- Agile software development. The methodology of decreasing the feedback time between implementation and deployment has made me much more productive. I'm not interested in peddling any particular methodology like Scrum as much as just the general concept of getting rapid feedback. Particularly if you combine continuous delivery with Git, you have a powerful combination. Brooks already talked about incremental software development, and had some hopes attached to this as well. My personal experience can only agree with his sentiment. Again, probably not in itself a ten-fold increase in productivity, but enough that I wouldn't want to work on a project where rapid feedback and incremental development wasn't valued.
Personally, I'm inclined to believe another order-of-magnitude improvement is right at our feet.
Statically typed functional programming #
This section is conjecture on my part. The improvements I've so far covered are already realised (at least for those who choose to take advantage of them). The improvement I'll cover here is more speculative.
I believe that statically typed functional programming offers another order-of-magnitude improvement over existing software development. Twenty years ago, I believed that object-oriented programming was a good idea. I now believe that I was wrong about that, so it's possible that in another twenty years, I'll also believe that I was wrong about functional programming. Take the following for what it is.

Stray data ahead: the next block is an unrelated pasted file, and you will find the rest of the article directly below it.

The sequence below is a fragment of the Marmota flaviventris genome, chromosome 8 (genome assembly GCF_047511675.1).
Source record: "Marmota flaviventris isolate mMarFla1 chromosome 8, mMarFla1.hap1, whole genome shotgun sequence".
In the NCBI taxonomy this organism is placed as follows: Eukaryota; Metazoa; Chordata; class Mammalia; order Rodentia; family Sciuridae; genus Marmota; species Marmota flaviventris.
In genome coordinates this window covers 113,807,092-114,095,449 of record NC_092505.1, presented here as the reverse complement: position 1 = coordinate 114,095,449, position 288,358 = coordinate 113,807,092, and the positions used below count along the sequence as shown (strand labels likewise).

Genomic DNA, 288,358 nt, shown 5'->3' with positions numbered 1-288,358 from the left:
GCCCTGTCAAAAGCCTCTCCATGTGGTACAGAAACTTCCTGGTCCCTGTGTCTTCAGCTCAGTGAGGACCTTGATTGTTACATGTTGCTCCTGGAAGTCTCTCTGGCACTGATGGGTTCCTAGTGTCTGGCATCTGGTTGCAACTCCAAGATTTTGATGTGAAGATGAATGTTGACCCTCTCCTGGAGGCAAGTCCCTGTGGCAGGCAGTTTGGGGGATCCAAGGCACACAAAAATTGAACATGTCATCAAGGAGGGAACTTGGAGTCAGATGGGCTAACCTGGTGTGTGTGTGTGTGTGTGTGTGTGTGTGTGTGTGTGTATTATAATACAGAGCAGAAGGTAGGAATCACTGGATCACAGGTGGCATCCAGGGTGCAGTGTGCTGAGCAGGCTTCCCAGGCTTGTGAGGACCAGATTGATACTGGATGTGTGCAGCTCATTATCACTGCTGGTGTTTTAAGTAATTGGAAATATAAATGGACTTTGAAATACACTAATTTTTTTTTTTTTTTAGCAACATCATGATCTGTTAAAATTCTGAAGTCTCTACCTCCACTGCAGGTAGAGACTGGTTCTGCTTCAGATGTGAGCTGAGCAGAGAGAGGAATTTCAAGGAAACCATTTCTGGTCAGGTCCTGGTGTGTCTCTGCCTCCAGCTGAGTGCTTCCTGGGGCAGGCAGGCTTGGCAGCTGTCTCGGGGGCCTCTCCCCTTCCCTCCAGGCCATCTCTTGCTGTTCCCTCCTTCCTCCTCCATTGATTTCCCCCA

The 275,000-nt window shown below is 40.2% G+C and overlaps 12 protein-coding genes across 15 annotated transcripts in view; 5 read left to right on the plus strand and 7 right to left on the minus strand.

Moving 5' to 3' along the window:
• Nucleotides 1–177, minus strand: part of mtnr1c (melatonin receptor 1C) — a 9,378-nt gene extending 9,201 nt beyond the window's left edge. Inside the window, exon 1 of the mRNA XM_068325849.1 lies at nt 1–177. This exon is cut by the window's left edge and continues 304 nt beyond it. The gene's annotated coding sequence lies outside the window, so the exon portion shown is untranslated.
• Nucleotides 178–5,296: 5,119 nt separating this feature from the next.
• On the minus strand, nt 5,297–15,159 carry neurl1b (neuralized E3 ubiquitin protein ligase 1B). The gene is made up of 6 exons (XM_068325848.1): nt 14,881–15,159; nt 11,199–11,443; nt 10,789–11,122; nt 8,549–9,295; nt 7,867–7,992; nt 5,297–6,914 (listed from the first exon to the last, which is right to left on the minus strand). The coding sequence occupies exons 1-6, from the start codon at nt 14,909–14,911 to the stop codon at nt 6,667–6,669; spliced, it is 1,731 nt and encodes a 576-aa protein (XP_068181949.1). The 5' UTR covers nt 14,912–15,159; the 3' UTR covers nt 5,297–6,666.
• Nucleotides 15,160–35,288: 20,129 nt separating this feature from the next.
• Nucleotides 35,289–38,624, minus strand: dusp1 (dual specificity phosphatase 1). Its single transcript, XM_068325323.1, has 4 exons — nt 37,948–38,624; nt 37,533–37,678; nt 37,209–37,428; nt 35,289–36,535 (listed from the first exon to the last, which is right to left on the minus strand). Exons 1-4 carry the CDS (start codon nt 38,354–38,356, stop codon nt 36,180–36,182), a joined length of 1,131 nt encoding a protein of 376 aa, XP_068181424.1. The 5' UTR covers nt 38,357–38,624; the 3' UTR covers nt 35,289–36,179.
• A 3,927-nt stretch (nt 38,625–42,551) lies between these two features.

When I carefully reread No Silver Bullet, I got the distinct impression that Brooks considered low-level details of programming part of its essential complexity:
It's unreasonable to blame anyone writing in 1986, or 1995 for that matter, to think that"Much of the complexity in a software construct is, however, not due to conformity to the external world but rather to the implementation itself - its data structures, its algorithms, its connectivity."
for
loops, variables, program state, and such other programming stables were anything but essential parts of the complexity of developing software.
Someone, unfortunately I forget who, once made the point that all mainstream programming languages are layers of abstractions of how a CPU works. Assembly language is basically just mnemonics on top of a CPU instruction set, then C can be thought of as an abstraction over assembly language, C++ as the next step in abstraction, Java and C# as sort of abstractions of C++, and so on. The origin of the design is the physical CPU. You could say that these languages are designed in a bottom-up fashion.
Some functional languages (perhaps most famously Haskell, but also APL, and, possibly, Lisp) are designed in a much more top-down fashion. You start with mathematical abstractions like category theory and then figure out how to crystallise the theory into a programming language, and then again, via more layers of abstractions, how to turn the abstract language into machine code.